Outside the Builder structure, with it sealed behind them like it never was, they rest in the silver shield of the rain cascading off the cliff.

Finally, as sight is beginning to return to Caerdwyn as a grey ghost-world, they lead him up the zigzag of blue-white stone and back into the town of Goodwick.

At the outskirts of town, they argue about the dead soldiers and what to do about the people of Goodwick. Slowly, Caerdwyn’s despair comes out, and Bayeo eventually speaks against him. He admits he is shatteringly exhausted and broken, and they decide to find the missing soldier if they can.

Investigating the thread of smoke from the Inn, they find the missing soldier barricaded inside. Eventually, Fodan’s persistence or his golden bard’s harp win the man over and they get in. The people of the inn he has dragged away into rooms, or laid near the peat fire to warm.

Eventually they win the man’s trust enough to reset his arm to support his broken collarbone. Partly-blinded Caerdwyn was called over to see if there was anything to be done for the soldier’s lack of apparent memory and mental presence. Caerdwyn poked and prodded the man, before gathering some of his spit and writing the binding upon his forehead.

Returning from what seemed to be a momentary trance, he announced that the man was a soldier on a ship from the capitol – Ynys Mawr – and that they were beset by sea monsters and weather and fire on their way here. His despair deepened.

They discovered that the hand that had been burned at Caer Bwyn, ignored since then, had festered. As they set about the process of using the coals from the perfectly burned hut by the Dragon’s Breath, Ssar brought forward a silver armlet – clear in Caerdwyn’s halfworld sight – and said they had found it in the tomb of Cahál (Aric had, perhaps). In the ancient script, Caerdwyn could see that it was inscribed inside with, “The flesh is weak but stone endures”. It was two snakes, each eating the other’s tail.

He donned it on that arm, “above the large muscle of the arm”, and it came to life for a moment, twining tighter (Aric must have been a muscular man), and biting him in the triceps with its silver teeth. After that, they did what must be done to Caerdwyn’s hand, Fodaan’s small black knife glowing with its own life before it descended.


The incessant grouse of the rain seemed to stop suddenly, and even the dripping of it was inaudible. Bayeo became aware of the dark silver-blue face of Gromgwd beaming down at him, making the shadows comfortable with themselves.

A knock at the door announced company, and eventually, he rose and found the ghostly knight in the hall, a wolf’s helm tucked under his arm. The ghost announced he would be willing to help Bayeo if Bayeo would perform two tasks for him: o – Informing his family that he had passed, and in service of his duty, and o – go to a certain fort in the south of Tuhál and tell a certain Vulfen that he had passed.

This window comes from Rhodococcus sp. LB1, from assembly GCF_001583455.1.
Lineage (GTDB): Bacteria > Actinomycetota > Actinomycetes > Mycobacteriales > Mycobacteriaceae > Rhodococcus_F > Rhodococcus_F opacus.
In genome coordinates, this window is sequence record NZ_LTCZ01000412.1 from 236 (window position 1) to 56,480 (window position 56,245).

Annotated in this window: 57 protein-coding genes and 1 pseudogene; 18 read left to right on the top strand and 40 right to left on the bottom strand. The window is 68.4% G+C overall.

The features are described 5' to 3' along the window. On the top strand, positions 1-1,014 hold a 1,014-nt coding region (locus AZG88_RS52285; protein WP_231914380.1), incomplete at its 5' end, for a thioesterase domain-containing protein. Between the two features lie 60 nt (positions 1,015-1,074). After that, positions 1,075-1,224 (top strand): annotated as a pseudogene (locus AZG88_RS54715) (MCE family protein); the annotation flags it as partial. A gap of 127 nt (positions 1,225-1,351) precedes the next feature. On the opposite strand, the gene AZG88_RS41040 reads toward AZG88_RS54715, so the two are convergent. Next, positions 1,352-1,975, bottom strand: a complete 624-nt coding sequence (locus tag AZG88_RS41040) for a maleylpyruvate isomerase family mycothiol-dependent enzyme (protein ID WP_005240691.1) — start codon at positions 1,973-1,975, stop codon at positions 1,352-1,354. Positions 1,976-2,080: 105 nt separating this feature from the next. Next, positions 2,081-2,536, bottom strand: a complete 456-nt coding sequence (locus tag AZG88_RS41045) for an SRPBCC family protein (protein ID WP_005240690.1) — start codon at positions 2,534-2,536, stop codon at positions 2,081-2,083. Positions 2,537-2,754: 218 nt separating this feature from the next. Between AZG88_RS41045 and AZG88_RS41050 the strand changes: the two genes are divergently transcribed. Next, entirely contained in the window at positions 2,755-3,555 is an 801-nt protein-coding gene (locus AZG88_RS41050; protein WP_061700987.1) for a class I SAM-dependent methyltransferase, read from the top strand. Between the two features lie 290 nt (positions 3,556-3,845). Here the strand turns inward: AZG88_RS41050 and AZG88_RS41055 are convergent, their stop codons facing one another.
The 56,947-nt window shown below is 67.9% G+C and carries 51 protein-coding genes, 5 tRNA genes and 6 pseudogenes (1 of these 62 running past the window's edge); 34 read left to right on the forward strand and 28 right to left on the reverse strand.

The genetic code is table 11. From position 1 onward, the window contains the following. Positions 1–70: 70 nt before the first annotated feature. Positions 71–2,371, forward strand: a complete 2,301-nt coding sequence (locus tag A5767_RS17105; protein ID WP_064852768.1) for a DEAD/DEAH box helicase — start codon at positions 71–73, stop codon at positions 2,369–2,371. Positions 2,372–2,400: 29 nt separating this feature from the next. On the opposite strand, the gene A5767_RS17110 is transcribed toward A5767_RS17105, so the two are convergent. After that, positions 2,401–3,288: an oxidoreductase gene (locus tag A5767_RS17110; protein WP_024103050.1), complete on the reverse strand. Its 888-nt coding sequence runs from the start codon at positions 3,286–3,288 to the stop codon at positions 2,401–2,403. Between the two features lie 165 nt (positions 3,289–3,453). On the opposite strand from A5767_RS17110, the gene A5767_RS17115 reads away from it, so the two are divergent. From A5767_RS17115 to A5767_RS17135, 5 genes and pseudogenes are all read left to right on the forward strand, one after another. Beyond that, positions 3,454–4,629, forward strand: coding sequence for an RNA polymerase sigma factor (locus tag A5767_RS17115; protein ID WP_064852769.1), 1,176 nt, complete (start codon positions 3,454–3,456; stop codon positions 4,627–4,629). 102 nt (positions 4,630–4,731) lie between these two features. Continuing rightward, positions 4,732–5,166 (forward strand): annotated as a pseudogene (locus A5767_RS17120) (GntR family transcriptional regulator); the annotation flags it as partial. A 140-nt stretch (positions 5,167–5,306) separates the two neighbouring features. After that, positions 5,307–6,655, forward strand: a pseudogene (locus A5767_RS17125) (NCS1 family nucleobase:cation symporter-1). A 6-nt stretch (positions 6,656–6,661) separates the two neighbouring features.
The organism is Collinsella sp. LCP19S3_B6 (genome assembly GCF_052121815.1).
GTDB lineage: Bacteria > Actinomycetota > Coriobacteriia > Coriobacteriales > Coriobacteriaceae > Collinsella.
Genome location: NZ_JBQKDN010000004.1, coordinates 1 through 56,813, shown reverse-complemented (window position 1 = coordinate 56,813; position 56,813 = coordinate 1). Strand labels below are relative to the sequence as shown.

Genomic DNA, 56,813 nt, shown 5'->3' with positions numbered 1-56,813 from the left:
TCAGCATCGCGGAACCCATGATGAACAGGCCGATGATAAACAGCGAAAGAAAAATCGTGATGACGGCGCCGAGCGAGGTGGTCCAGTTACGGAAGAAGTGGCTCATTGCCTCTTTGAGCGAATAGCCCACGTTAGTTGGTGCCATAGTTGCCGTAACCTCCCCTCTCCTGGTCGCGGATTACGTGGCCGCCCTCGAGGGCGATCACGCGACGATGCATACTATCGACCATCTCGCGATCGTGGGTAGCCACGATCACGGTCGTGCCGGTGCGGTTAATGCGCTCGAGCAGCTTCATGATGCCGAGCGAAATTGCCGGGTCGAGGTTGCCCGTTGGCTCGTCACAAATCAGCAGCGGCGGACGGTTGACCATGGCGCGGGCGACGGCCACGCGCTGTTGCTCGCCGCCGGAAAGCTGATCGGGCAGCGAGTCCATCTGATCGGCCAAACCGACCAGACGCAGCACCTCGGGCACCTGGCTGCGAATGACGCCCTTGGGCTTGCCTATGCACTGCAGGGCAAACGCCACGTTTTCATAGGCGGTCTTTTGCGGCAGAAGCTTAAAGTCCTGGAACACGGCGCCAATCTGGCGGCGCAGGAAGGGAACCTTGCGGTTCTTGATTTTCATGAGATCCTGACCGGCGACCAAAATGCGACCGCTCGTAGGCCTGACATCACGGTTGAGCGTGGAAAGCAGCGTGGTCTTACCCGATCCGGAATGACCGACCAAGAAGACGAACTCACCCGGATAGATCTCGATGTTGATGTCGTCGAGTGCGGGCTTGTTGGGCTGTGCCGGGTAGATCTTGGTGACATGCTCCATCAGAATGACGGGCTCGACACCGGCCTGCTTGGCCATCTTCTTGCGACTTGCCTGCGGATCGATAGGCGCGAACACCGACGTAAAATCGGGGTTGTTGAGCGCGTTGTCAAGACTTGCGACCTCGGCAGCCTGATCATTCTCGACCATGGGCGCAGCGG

Bayeo assented to these demands and asked what had happened to the knight, that he fell at the edge of Teinwood, and if he knew, what his name was. Sir Pafyk (as he revealed his name) said he had been following rumors of wolf-attacks into the edges of the Teinwood. He discovered a terrible abomination: a great wolf, the size of a horse, who had feasted on a whole family of wolves, leaving them partially-digested in a clearing of oaks.

As he spoke, the shadows of the hall came alive, the tree leaves creeping forward, and a great child’s shadowplan rendition of a wolf burgeoning on the wall.

Finally sated, Sir Pafyk donned the wolf helm and cocked his head, pained, as though a great chorus of wolves howled all too close. There was some confusion about the message, and the words used by Bayeo’s invisible spectral benefactors.

Eventually, Sir Pavyk communicated, “Where are you are going, three will await you. They will want you to decide, to choose one of them. Do not.”

Once Bayeo signalled that he did understand although he did not know the context, Sir Pavyk nodded and then struggled to remove the helm. The great shadow of the wolf grew in depth and ferocity and devoured the knight. When it turned its empty light-eye toward Bayeo, he awoke.

He and Caerdwyn discussed the dream, and checked Caerdwyn’s hand, which seemed to have healed up with some limiting of motion and sensation but wholeness of flesh.

Caerdwyn spoke of some new awakening of spirit, of a sense that he could and would attend to the task set before him – that although his sight remained grey and uncertain, he was ready to go on. He apologized for being a difficulty to his friend, a failure of the heart. He said he would support Bayeo, in return, however, he might. And after a silence, and before he left the room, the Vulfen looked around and said, “I need you to teach me how to see”. By which he meant, he needed to learn how to hear, but these differences often plague men and the other peoples of the Mother.